The supply chain dynamics are all broken and antiquated. We think we can distribute metals in a more efficient manner and at a lower cost for consumers.
I’m also interested in tech protocols, in the fintech space specifically ubiquitous API’s can bring costs down in commissions and fees. If you think about the transfer of money, the framework for liquidity was programmed in the 1970s via ACH and it’s antiquated. It’s an area I’m heavily invested in.
What is your ultimate goal?
We live in a very disruptive time. I want to use technology to connect as many people as I can. I have a utopian idealism with technology. I view technology right now as a mechanism and catalyst for efficiency potentially bringing in a new golden era. This is what I do in the music space already as the CEO of revo.fm, everyone can listen to a song across all territories and connect with their friends through music. At the end of the day writing music or code is based on the same principals of math with many similarities.
What is your philosophy on life?
I’m not that interested or motivated in money. I look at money as a utility like electricity. People aren’t that interested in it, but, when you need it, your life might depend on it. And this is why I think I was able to become relatively successful. Money is not the focus of my life, but rather disruption, innovation, and customer satisfaction. My other hero is Jeff Bezos and I love how he made customer satisfaction the core of his business and users always have to be happy. I think if I wasn’t an entrepreneur or musician I would probably be an academic.
My other hero would be Benjamin Franklin, who was actually turned down by Harvard according to reports and had only two years of formal education.
What does being a disrupter mean to you?
All of the innovation is not coming from the establishment, it’s coming from the disrupters who think differently. The revolutionary spirit is non violent and also a very positive force in order to effect change and values that reciprocate – democracy, equal rights, and better tools to live more efficiently.
That’s why I am focusing my attention on the music sharing space with revo. Services like Apple and Spotify limit users where they can only share with other friends on the same platform and have created a walled garden. Eventually this cuts down on sharing and the social experience. Revo lets friends share their music with each other regardless of which platform they are on for free. My venture firm Tower Equity also invests in the commercialization of space and we’re making a bet that private companies can do a better job in space than governments can. That seems a bit crazy on face value because governments can monetize debt with endless budgets, so how can a company that’s fiscally conservative beat the government? That is exactly what is happening. Those artificial constraints are making private companies more effective than governments.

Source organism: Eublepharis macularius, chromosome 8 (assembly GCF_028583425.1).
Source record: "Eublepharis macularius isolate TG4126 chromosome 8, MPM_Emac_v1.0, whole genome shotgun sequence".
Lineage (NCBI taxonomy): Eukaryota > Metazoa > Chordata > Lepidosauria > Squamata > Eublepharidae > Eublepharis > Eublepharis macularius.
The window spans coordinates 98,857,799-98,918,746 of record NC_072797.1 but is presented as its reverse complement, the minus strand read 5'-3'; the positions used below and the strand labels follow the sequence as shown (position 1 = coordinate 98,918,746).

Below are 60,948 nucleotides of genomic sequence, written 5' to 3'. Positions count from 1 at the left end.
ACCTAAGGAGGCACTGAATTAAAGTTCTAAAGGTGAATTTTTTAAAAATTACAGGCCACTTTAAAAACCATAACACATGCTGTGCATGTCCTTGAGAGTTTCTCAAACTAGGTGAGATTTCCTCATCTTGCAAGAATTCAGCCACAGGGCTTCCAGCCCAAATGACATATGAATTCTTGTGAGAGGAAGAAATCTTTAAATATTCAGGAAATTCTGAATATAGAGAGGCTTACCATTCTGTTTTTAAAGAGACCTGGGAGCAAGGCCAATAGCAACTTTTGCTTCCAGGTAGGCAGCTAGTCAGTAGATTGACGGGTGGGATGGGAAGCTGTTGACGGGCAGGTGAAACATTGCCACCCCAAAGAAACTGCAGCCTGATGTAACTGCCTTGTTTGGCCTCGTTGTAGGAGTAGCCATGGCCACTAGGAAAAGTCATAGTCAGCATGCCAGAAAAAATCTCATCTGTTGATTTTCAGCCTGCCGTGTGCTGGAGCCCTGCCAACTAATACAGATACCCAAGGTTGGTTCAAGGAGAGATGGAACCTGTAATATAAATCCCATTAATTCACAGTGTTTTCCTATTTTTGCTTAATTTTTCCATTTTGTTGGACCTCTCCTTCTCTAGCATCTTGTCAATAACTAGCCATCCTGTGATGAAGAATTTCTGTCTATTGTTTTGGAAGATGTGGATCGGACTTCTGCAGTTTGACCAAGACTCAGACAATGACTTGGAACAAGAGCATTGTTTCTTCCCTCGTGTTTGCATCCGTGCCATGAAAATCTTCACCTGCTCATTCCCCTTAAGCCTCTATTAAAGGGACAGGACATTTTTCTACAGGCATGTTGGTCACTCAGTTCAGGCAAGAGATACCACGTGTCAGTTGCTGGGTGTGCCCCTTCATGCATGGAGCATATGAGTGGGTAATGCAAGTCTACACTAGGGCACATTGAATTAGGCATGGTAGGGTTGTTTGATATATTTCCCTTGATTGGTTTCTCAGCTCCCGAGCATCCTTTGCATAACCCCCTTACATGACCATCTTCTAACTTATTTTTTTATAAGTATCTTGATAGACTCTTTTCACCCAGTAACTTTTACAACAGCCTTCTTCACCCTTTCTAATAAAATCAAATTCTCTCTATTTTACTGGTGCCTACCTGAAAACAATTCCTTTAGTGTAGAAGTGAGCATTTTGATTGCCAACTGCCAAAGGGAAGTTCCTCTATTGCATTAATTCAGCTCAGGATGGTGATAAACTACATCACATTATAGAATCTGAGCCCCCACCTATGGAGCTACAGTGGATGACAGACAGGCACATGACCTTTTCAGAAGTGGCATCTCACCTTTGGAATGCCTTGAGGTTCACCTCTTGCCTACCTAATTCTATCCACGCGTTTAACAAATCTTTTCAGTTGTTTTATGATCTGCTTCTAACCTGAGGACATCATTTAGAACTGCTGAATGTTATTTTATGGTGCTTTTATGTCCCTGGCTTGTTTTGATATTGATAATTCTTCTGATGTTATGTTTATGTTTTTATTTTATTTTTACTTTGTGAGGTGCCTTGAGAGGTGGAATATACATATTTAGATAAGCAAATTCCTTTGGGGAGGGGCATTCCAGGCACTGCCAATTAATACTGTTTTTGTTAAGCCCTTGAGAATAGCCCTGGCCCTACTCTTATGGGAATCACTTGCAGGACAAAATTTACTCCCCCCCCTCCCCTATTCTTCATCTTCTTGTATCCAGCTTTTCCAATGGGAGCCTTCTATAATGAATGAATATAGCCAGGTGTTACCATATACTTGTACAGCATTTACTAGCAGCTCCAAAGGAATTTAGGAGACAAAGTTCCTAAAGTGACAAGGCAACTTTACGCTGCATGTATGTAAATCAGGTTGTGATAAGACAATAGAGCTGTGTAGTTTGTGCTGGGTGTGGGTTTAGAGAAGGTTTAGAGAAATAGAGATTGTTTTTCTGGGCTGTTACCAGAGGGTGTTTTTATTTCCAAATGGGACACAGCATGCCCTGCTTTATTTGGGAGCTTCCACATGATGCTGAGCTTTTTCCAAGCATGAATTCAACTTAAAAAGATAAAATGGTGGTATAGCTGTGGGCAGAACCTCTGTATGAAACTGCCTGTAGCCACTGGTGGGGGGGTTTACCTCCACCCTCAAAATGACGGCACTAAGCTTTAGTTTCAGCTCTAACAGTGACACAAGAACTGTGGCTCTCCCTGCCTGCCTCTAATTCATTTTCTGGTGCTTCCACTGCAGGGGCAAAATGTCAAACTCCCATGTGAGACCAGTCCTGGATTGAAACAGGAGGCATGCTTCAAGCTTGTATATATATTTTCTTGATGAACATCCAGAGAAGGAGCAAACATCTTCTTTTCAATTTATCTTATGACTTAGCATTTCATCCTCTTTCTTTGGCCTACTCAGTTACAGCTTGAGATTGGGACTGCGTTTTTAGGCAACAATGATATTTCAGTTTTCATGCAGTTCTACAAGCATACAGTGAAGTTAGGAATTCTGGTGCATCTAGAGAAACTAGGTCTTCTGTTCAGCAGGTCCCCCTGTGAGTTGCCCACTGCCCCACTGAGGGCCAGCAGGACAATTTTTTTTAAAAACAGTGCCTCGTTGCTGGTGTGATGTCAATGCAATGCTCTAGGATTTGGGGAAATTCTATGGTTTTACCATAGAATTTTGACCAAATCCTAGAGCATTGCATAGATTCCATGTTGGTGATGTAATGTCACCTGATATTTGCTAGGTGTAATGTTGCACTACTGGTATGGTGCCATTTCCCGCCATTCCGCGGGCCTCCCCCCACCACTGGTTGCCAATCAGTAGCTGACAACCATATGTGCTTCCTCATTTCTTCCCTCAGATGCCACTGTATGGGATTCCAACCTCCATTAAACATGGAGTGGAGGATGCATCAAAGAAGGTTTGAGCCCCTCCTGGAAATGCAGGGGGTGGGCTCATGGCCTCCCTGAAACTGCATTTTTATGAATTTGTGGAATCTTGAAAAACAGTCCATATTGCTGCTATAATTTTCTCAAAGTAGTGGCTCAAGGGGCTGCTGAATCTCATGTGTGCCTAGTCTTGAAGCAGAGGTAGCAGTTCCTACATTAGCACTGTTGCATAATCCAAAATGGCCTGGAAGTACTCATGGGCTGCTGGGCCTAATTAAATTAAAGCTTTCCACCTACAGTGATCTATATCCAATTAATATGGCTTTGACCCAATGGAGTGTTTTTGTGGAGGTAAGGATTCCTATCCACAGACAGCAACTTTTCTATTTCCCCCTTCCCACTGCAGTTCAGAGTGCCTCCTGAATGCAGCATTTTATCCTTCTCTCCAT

What are your other interests?
I’m an avid professional skydiver. I’m about to do one of the highest non oxygen jumps in addition to skydiving over the pyramids of Giza on a military C-130 plane. It’s going to be very extreme. My other hero I recently had lunch with is Richard Branson and I’m inspired by his life and how he historically used extreme stunts to promote the Virgin brand.
I’ve always liked adrenaline, and being an entrepreneur is always a precarious job. You become familiar with the uncertain and skydiving is about as risky as you can get. It helps you make decisions under pressure, which Is a skill I think is very valuable.
What goes through your mind before a jump?
You have to be cognizant of your own mortality. Every time you jump it could be your last moment on Earth especially if you are doing something extreme.
What mantra do you live by?
Nature loves courage, it’s a reminder that there is no shortage in the world of things we need for sustenance. The greatest deficit in the 21st century is courage.
Not enough people are willing to take a risk. Courage is one of the scarcest things in the world. I always need to remind myself that I don’t need more resources or capital, I need more courage.